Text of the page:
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Central Nervous System Involvement in Systemic Lupus Erythematosus: Cerebellar Infarction
1Assist. Prof. Dr
2Neurology Resident,
3Prof. Dr., Yuzuncu Yil University, Faculty of Medicine, Department of Neurology, Van - Turkey
Dusunen Adam The Journal of Psychiatry and Neurological Sciences 2013; 2(26): 223-224 DOI: 10.5350/DAJPN2013260215
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Dear Sir,

Central nervous system involvement in Systemic Lupus Erythematosus (SLE) that comprises a lot of varieties of syndrome are referred as neuropsychiatric lupus. Approximately 60% of these patients experience one of wide range of neuropsychiatric syndromes during the course of their diseases. The most common manifestations are cognitive impairment, which occurs in 50% of the patients, followed by headaches (25%), mood disorders, ischemic strokes (10%), seizures, anxiety and psychosis (1). In the present case, we present a young woman with SLE and diagnosed with ischemic stroke.

CASE 

A 31 year old woman was admitted to our department with a severe headache, nausea, vomitting accompanied by ataxia. Her past medical history was invaluable for SLE. She has received 100 mg/day azathioprine, 150 mg/day acetilsalicylic acid, 50 mg/day losartane (hypertension secondary to SLE), 4 mg/day metylprednisolone, 200 mg/day hydroxychloroquine for six years.

On admission the patient was calm and had no fever. Her blood pressure was 150/90 mmHg, the heart rate was 82 beats per minute, and oxygen saturation level was 96%. The rest of physical examination was not remarkable.

On the neurological examination; dysmetria and dysdiadochokinesia on the right side, distinctive ataxia and walking disability were recognized. 

The differential diagnosis included ischemic stroke, cerebritis or vasculitis. Brain diffusion magnetic resonance imaging (MRI) indicated restricted diffusion in the right cerebellum (Figure 1) and chronic white matter lesions with MRI (Figure 2). Cranial and cervical angiographic findings showed no abnormality. 

Anticardiolipin antibodies, lupus anticoagulant test were negative. Levels of C-reactive protein, C3 and C4 were normal. Further laboratory evaluation revealed abnormal titers of antinuclear antibody and anti-double stranded DNA antibodies.

In the light of these evaluations, we reached the diagnosis of acute cerebellar infarction in the patient due to the presence of SLE. In addition to her treatments, the dosage of acetilsalicylic acid was increased to 300 mg/day. After about seven days treatment, the patient could walk with support.

DISCUSSION

The involvement of central nerveous system in SLE was fist described by Kaposi in 1869 (2).

Neurological syndromes in SLE patients can be classified based on the nature of the symptoms. Diffuse symptoms like confusion, seizures, coma and psychosis are usually secondary to central nervous system lupus. These symptoms are fundamentally caused by autoantibodies directed to neuronal cells or their products. Focal symptoms like tremor, hemiplegia, ataxia or blindness are primarily related to intravascular occlusion that is caused by atherosclerosis and antiphospholipid syndrome (3).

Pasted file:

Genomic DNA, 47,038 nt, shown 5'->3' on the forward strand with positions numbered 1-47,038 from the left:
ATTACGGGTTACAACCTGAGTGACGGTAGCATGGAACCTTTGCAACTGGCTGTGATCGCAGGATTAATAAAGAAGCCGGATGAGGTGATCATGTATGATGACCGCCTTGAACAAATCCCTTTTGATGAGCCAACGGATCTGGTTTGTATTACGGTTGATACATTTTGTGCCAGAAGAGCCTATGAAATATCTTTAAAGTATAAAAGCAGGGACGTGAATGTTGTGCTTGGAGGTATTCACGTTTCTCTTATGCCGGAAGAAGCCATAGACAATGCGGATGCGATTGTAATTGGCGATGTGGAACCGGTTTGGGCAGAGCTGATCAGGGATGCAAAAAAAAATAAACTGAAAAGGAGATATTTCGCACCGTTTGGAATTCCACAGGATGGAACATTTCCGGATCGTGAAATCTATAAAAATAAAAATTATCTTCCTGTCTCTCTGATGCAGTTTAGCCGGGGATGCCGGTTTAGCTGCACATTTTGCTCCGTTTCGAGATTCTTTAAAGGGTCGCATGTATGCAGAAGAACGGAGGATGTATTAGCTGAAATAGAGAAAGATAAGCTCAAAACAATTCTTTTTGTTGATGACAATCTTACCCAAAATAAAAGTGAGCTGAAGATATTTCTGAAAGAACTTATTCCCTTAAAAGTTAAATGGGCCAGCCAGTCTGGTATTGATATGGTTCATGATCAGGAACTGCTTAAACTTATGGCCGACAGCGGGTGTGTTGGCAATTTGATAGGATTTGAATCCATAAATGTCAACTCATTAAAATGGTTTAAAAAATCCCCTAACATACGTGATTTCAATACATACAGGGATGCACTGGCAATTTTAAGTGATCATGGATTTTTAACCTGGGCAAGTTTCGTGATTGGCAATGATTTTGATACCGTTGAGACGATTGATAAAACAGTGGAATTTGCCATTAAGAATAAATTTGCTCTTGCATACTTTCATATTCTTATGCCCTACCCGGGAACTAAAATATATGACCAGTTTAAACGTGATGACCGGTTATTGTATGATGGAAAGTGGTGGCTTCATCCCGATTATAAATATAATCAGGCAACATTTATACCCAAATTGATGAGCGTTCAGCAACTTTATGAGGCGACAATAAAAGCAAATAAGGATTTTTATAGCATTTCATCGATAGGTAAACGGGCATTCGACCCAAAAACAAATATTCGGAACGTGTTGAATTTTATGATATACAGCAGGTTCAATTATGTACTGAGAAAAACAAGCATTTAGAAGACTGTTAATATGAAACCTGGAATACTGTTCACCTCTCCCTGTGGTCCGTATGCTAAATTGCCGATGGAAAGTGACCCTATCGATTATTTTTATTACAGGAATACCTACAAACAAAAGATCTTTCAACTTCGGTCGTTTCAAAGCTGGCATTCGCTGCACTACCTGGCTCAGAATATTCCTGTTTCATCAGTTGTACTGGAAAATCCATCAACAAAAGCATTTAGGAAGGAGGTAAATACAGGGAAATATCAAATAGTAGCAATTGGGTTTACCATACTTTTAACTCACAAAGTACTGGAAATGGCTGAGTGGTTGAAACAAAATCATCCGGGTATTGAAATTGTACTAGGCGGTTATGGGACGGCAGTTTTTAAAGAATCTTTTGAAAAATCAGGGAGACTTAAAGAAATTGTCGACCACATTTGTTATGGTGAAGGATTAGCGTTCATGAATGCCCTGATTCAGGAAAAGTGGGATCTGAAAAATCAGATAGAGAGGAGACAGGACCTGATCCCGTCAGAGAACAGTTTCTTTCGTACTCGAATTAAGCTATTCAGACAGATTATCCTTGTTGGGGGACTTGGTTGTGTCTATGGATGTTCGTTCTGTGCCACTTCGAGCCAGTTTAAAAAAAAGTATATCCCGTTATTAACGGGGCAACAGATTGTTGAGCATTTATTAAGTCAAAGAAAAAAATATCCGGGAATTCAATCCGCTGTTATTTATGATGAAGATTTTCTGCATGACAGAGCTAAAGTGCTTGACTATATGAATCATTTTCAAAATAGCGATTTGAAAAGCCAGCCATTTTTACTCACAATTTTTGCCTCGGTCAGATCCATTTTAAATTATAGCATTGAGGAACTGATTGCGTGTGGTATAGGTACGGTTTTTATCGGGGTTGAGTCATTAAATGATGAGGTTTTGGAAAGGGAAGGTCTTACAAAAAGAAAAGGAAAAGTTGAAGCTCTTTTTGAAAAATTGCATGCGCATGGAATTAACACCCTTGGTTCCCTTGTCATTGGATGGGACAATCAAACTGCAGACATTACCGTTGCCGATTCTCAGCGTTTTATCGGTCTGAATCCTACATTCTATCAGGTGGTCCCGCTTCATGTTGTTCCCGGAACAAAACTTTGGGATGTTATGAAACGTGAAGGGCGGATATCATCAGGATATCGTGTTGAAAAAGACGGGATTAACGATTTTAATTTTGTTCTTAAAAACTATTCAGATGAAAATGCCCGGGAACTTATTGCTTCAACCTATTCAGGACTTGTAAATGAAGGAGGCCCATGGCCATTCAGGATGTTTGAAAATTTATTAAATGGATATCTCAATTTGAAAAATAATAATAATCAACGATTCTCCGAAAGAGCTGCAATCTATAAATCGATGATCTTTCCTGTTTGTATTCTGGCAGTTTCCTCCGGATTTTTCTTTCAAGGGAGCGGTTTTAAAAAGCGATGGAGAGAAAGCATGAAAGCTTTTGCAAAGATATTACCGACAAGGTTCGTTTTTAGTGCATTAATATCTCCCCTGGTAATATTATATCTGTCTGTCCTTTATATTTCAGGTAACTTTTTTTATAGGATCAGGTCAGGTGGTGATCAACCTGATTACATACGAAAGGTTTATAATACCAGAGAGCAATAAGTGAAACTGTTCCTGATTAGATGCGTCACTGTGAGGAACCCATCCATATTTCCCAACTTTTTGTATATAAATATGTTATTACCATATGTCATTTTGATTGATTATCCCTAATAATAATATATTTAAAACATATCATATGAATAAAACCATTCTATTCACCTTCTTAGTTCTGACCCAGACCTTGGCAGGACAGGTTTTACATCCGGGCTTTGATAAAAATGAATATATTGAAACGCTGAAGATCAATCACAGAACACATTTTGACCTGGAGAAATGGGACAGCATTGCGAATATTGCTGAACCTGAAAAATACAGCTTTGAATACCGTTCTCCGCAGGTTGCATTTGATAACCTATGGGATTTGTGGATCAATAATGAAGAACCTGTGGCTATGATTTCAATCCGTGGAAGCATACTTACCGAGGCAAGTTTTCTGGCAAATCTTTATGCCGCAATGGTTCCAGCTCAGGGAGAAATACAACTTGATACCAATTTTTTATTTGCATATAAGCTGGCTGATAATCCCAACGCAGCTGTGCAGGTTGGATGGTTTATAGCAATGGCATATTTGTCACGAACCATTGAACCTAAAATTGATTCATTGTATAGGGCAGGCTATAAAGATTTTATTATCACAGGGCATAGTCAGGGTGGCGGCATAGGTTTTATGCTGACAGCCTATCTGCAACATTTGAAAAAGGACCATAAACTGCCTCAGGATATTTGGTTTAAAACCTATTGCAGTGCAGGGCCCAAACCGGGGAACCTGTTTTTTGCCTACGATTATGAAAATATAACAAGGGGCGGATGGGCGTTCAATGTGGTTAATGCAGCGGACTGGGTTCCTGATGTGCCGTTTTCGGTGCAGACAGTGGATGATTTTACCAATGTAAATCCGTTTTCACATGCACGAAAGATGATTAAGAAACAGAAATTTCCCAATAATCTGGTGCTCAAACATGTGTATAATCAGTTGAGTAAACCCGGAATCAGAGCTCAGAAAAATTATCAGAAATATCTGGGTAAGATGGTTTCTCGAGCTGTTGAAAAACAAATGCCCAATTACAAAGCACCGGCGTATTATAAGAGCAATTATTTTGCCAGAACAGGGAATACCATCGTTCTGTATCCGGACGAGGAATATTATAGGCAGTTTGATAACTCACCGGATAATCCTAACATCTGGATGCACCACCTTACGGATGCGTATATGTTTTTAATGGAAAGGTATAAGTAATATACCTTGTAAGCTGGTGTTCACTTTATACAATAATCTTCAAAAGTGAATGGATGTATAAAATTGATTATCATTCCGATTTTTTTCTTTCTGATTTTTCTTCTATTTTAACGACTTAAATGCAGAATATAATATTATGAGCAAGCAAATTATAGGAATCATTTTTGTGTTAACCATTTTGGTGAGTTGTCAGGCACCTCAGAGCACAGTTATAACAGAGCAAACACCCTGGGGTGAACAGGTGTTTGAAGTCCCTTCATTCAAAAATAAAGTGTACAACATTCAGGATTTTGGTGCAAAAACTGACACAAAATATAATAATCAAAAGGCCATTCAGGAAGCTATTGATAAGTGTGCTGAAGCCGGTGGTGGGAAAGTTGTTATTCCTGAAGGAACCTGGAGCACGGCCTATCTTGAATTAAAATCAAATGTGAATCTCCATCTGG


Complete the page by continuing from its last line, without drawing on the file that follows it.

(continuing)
Present case is valuable because it was proved that focal symptoms attributed to reduced blood flow in cerebellum region was recognized in the patient. The patients with SLE showed higher stroke presence in the early stage of diagnosis (4). Stroke attacks were generally observed in first five years as seen in our case. Additionally, posterior circulation stroke can present as a manifestation of SLE which may be attributed to vasculitis or dissection. In our case, cranial and cervical angiography showed no dissection in the vertebral artery.

The presence of hypertension is another stroke risk factor for our case either it is relevant to SLE or not, but SLE plays the primary causal role for this case since there are not very high values of tension artery measurements at the admission to the hospital and probably during the hospitalization. Also it would be considered that the patient is relatively young for complications of hypertension as a stroke risk factor.

Although low dosage of acetilsalicylic acid is useful to prevent the risk of stroke in most case, the exact protectiveness is not proven based on experimental studies. This hypothesis is confirmed by our case who used 150 mg/day dosage of acetilsalicylic acid, which was not enough to prevent stroke and this dosage was needed to be increased up to 300 mg/day to eliminate recurrence.

Consequently, acute ischemic circumstance can be frequently observed in SLE patients, so early diagnosis and efficient treatment of both lupus and involvement of central nervous system are important for good prognosis.



REFERENCES

1. Hanly JG. ACR classification criteria for systemic lupus erythematosus: limitations and revisions to neuropsychiatric variables. Lupus 2004; 13:861-864.

2. Futrell N, Schultz LN, Millikan C. Central nervous system disease in patients with systemic lupus erythematosus. Neurology 1992; 42:1649-1657.

3. Vainer-Mossel ED., Mekori YA., Mor A. Ischemic stroke in a patient with lupus following influenza vaccination: a questionable association. Isr Med Assoc J 2009; 11:186-187.

4. Futrell N, Millikan C. Frequency, etiology, and prevention of stroke in patients with systemic lupus erythematosus. Stroke 1989; 20:583-591.